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Berley for best results
  |  First Published: July 2015



Even though the water temperature has cooled down plenty, the fishing around Sydney remains quite good. Australian salmon, tailor, bream, silver trevally, snapper, drummer and luderick will be the targeted species off the rocks. Bream, silver trevally, John dory and luderick will be the targeted species in the bays and estuaries. Due to the clear conditions experienced this month, unless we get a lot of rain you will need to make sure that you have a steady stream of berley going.

So what’s in a good berley?

It could be a number of things. It will just depend on what you are going to target. To give you a bit of a start, I am going to list the different berley combinations that I use and the fish species I am targeting.

Luderick and drummer off the rocks

In a 20l bucket you will need to put I about 2l of salt water. Then place about 4-5 loaves of white bread into it to soak for a while. You will need to chop up about 3 handfuls of green cabbage, which you will add to the bread mixture and mix in so that the chopped up cabbage is blended. Add about a kilo of dried sand until the mixture is now of a moist, but not runny or dry consistency. Mould the mixture into lumps around the size of a tennis ball, so when you throw it, it doesn’t break up as it goes through the air.

Bream and trevally off the rocks

Once again you will need about a 20l bucket to which you will add about 4-5 loaves of white bread. Add in salt water to bring it to a not runny consistency. This is where you add chopped up leftover old pilchards, tuna fillets, whitebait, mullet and prawns that you would have normally been thrown away after a fishing session. This mixture is made up so that you can throw out berley bombs the size of tennis balls.

Salmon, tailor and snapper off the rocks

What I prefer to do is put a block of pilchards into an onion bag, which is then placed into a keeper net with a long rope tied to it. Once the pilchards are in the bags, I will tie off the end and then stomp on it to smash the bait up. Once this is done, I lower it into the water or wash and let the ingredients slowly leech out.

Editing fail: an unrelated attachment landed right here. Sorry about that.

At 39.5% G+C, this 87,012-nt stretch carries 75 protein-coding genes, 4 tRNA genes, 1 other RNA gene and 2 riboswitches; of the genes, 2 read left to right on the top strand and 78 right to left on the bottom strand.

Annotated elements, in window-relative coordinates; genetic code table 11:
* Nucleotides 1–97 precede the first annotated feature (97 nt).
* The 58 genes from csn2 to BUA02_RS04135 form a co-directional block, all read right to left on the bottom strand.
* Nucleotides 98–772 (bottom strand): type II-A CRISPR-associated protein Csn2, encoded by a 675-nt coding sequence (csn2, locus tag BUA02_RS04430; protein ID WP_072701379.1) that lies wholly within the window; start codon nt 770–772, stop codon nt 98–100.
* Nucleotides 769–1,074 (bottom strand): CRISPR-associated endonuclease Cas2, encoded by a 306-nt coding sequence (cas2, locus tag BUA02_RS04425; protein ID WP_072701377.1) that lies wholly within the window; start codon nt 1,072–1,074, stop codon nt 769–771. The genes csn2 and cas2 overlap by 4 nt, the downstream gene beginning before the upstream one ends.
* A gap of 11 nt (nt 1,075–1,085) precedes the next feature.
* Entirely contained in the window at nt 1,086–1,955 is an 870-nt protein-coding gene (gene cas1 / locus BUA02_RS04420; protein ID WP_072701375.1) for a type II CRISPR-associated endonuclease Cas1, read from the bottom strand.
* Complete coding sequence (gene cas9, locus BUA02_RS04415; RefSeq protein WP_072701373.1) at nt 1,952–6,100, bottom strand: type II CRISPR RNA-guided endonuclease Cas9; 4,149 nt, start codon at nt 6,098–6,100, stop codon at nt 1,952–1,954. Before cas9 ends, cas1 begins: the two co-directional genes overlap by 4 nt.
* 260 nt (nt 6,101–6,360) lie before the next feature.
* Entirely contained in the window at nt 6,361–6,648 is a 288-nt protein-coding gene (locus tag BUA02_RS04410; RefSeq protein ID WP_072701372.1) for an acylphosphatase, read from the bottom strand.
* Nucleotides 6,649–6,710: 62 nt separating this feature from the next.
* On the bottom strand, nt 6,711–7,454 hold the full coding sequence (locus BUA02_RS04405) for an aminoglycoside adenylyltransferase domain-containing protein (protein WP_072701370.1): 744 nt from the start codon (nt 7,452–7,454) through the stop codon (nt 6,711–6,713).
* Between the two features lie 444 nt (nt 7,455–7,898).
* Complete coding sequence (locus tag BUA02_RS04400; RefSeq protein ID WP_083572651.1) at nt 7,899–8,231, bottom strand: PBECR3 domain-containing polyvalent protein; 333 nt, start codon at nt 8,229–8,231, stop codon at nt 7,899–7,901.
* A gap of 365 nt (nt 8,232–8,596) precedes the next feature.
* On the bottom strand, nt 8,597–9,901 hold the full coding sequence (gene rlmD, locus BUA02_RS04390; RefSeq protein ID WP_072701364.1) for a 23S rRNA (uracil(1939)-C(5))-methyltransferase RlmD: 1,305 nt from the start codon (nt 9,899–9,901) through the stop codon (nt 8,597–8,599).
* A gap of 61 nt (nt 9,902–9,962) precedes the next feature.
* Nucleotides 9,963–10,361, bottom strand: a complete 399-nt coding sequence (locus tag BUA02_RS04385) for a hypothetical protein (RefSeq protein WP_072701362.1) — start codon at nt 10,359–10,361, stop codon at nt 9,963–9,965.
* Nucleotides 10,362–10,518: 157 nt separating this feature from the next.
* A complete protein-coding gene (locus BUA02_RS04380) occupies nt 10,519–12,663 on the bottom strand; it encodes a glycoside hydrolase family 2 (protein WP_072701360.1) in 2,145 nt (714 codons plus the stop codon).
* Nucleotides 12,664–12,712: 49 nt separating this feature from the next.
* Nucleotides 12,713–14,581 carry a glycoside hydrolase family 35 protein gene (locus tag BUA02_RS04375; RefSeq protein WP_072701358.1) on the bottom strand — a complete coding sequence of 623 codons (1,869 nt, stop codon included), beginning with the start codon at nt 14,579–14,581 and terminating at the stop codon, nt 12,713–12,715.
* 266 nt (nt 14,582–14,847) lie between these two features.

To add to this berley I will have previously chopped about half a block of pilchards into about 4-5 pieces. These will then be thrown into the water at rate of about 4 pieces every 3 minutes. That is until the fish start biting, then I would ease off to a rate of about 2 pieces every 5 minutes.

Luderick in the rivers, creeks and bays

Find some semi-dried sand and dig a hole the size of about 1 ½ 20l buckets. Finely chop up 2 handfuls of green weed. You could add some green cabbage as well, especially if you are fishing around the entrance where the river/creek meets the ocean. Then you will need to through about 2-3 loaves of sliced white bread. Then you will add the dry sand back into the hole and thoroughly mix it together.

Once this is done, you will then need to put the mixture into a bucket. I usually find that I need 2 20l buckets of berley for 1 session while fishing in the estuaries. Whether you are fishing out of an anchored boat or off the shore, you will not have to throw the berley too far. Most times you will only need to drop it into the water and let the current do the job.

Bream and silver trevally in the rivers, creeks and bays

I try to keep it as simple as possible when using berley for bream and trevally in the estuaries. All you need is chicken layer pellets, a bit of white bread and smashed up pilchards. Once mixed up in a 20l bucket, you will only need to throw out a couple of handfuls every 3 minutes to start with. Once the fish have been attracted to your bait, you will need to ease back to about every 5-6 minutes. Just remember, you are trying to attract the fish, not feed them.

Sometimes I just take a 20l bucket of chicken layer pellets and throw out a couple of handfuls every 5 minutes or so. It the current is running a bit too fast and it’s carrying the berley away, I will 3/4 fill a metal berley bucket and lower it down the water column. For example, if I am in 6m, I will lower it down to 2m.

So what’s biting?

Bream, silver trevally and whiting will be schooling up in the deeper section of Botany Bay and Port Hacking, and this is where the berley will come into its own, so I would suggest that you go to the effort and make up some, as it will increase your chances of taking home a feed.

Places to try would be the end of the third runway, Trevally Alley, Yarra Bay Fisheries Reef, Watts Reef, the Oil Wharf and Towra Wide. If there are westerly winds blowing, try along the beach from Dolls Point to the entrance to the Cooks River. Luderick should have shown up by now at the base of the Captain Cook and Toms Uglys bridges, the entrance to the Cooks River, Bare Island and Sutherland Point.

Further up in the Georges River you could try from Lugarno to Picnic Pint for bream and luderick. If the water is fairly clear, you may have the odd salmon come past.

Port Hacking will have heaps of luderick feeding over the ribbon weed beds and along the rocky shoreline. For land-based anglers, try the baths at Gunnamatta, Gymea and Lilli Pilli. For those with a boat, try Deer Park, South West and North West arms, the Ballast Heap and Jibbon Point.

Most of the beaches along the coast will have a few whiting and trevally mixed in with the bream. If it was up to me I would take along a few pilchards with my beach or bloodworms, and have a second rod out for tailor, salmon and the odd mulloway that will also be feeding in the gutters. Also don’t forget to take along a few squid jigs as the squid will be out and about.

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